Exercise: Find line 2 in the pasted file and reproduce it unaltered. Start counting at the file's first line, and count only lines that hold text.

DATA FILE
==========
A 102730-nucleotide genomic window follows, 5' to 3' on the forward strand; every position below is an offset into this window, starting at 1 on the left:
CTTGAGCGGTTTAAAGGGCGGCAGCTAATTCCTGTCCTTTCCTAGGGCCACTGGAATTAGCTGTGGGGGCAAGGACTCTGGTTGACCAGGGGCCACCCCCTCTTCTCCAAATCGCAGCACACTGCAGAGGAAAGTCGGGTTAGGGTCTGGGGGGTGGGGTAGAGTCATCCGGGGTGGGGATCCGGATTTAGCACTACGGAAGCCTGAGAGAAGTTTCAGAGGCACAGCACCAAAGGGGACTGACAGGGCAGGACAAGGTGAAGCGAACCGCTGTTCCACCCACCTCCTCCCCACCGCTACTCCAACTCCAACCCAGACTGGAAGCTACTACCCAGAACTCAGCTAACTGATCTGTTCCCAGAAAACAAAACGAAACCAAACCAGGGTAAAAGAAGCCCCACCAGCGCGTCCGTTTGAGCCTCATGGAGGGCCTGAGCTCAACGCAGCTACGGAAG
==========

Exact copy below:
CTTGAGCGGTTTAAAGGGCGGCAGCTAATTCCTGTCCTTTCCTAGGGCCACTGGAATTAGCTGTGGGGGCAAGGACTCTGGTTGACCAGGGGCCACCCCCTCTTCTCCAAATCGCAGCACACTGCAGAGGAAAGTCGGGTTAGGGTCTGGGGGGTGGGGTAGAGTCATCCGGGGTGGGGATCCGGATTTAGCACTACGGAAGCCTGAGAGAAGTTTCAGAGGCACAGCACCAAAGGGGACTGACAGGGCAGGACAAGGTGAAGCGAACCGCTGTTCCACCCACCTCCTCCCCACCGCTACTCCAACTCCAACCCAGACTGGAAGCTACTACCCAGAACTCAGCTAACTGATCTGTTCCCAGAAAACAAAACGAAACCAAACCAGGGTAAAAGAAGCCCCACCAGCGCGTCCGTTTGAGCCTCATGGAGGGCCTGAGCTCAACGCAGCTACGGAAG